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  Retrotransposons in immunity


   School of Biotechnology and Biomolecular Sciences

   Applications accepted all year round  Competition Funded PhD Project (Students Worldwide)

About the Project

Only about 1-2% of our genome is made up of protein coding genes, the rest is non-coding and at least half of that is made up of repetitive DNA sequences known as transposable elements (TEs). TE sequences are information rich; harbouring promoters, enhancers and transcription factor binding sites. However, research is only just beginning to uncover potential mechanisms by which TEs regulate genes and gene networks. This project is focused on understanding the function of class I TEs known as retrotransposons during the highly tractable immune response. To do this, you will have the opportunity to study selected TEs, utilize unique TE knockout mouse models and TE CRISPR/Cas9 libraries, and use cellular and molecular approaches coupled with sequencing analyses to create a comprehensive picture of how TEs influence gene transcription and cell phenotype during the immune response.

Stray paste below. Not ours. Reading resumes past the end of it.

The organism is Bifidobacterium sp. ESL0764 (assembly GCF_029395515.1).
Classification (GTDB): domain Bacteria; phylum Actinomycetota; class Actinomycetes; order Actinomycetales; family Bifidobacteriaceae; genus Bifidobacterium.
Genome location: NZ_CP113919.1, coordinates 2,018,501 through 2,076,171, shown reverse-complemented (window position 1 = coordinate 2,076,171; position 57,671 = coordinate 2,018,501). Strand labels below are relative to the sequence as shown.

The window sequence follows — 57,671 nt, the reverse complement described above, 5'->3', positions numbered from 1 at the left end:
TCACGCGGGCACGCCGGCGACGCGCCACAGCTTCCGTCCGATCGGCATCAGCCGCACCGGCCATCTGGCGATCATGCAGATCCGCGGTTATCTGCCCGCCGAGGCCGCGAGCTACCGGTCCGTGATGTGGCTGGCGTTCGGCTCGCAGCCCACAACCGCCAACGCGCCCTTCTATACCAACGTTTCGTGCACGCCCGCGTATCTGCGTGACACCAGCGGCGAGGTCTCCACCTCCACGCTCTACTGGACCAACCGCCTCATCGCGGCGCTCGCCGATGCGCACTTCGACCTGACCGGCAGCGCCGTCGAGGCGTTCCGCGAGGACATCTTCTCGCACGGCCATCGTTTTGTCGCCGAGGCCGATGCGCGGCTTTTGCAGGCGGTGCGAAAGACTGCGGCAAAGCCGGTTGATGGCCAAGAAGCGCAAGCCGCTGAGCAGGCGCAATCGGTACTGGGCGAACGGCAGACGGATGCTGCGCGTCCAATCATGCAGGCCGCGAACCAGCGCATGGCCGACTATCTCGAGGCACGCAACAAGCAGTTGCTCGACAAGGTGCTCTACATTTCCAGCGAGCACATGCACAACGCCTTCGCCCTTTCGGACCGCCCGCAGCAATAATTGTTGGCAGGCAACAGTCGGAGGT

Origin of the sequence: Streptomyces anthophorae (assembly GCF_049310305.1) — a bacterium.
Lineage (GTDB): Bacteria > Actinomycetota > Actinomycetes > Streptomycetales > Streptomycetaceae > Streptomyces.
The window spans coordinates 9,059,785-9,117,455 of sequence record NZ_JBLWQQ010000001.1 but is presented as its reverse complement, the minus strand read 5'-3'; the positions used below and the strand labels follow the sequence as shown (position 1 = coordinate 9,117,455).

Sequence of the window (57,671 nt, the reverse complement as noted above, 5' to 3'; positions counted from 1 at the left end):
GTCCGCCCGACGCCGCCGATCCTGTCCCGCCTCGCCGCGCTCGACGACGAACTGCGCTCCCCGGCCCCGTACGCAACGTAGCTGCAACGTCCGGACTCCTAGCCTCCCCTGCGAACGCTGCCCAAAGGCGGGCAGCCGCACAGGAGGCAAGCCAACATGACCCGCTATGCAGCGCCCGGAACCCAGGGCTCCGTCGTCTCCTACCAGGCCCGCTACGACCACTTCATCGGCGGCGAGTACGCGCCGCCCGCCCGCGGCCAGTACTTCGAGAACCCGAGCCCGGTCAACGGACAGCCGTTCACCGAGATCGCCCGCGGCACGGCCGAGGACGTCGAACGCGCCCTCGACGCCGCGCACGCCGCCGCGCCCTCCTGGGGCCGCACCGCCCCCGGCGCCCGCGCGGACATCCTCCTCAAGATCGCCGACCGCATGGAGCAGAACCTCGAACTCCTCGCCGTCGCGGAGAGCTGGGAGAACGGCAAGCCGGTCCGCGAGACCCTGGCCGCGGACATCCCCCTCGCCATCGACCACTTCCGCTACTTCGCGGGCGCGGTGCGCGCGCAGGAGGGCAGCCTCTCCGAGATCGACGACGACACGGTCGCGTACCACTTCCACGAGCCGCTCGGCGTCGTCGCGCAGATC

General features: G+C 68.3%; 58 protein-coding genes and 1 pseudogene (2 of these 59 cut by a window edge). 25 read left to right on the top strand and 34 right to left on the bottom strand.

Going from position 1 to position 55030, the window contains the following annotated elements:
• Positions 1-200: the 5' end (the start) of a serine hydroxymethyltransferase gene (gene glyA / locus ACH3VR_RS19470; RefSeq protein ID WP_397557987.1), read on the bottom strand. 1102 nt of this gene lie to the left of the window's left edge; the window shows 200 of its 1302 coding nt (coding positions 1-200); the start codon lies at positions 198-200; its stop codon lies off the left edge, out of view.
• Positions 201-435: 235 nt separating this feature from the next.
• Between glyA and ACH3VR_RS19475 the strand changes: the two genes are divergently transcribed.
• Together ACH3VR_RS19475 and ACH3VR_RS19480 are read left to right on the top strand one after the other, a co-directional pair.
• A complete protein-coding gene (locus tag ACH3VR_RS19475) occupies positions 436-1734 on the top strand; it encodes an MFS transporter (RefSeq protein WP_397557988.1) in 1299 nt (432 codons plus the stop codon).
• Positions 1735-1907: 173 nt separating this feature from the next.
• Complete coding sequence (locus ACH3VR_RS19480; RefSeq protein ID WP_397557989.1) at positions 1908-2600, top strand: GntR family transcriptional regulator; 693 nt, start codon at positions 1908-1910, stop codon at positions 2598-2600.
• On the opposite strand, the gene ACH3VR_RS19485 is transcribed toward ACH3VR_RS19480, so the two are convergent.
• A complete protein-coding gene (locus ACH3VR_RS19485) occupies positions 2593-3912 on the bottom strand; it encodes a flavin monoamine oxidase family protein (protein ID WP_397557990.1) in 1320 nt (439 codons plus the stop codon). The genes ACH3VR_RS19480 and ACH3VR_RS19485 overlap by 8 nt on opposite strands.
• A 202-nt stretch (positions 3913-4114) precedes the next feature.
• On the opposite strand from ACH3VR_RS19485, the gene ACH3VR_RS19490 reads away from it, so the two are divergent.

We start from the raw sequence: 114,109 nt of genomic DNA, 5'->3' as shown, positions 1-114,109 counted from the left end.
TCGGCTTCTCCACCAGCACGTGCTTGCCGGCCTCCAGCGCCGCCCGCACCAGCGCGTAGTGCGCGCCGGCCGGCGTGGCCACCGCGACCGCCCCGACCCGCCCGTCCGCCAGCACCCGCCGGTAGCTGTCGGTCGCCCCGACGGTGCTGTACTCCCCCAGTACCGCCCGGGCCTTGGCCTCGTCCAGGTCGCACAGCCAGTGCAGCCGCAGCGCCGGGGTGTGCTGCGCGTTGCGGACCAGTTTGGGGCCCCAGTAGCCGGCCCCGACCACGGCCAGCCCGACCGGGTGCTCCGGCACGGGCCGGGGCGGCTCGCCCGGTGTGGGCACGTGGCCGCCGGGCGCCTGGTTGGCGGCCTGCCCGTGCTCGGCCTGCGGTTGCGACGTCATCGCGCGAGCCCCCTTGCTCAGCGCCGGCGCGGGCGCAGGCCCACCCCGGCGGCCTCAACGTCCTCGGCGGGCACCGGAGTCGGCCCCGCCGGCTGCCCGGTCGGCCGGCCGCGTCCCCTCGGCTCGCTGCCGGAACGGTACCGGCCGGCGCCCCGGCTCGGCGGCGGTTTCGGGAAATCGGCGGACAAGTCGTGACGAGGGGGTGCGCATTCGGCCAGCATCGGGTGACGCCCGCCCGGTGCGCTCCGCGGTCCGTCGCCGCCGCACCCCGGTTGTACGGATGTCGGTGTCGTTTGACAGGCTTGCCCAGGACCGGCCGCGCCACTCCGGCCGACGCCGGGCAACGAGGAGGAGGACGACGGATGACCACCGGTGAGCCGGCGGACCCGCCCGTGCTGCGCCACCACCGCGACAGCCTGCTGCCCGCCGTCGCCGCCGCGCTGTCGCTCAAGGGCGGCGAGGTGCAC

Ideally, we are seeking a candidate with prior research experience, proficiency in cellular and molecular biology, and knowledge of at least one computational language (e.g., Python, R) would be an advantage.

Interested candidates, please email a cover letter explaining your interest in the position and relevant experience along with a CV and transcripts to .

Biological Sciences (4)

Funding Notes

PhD scholarships are awarded on a competitive basis by UNSW Sydney (View Website).

References

https://www.unsw.edu.au/staff/cecile-king

Register your interest for this project


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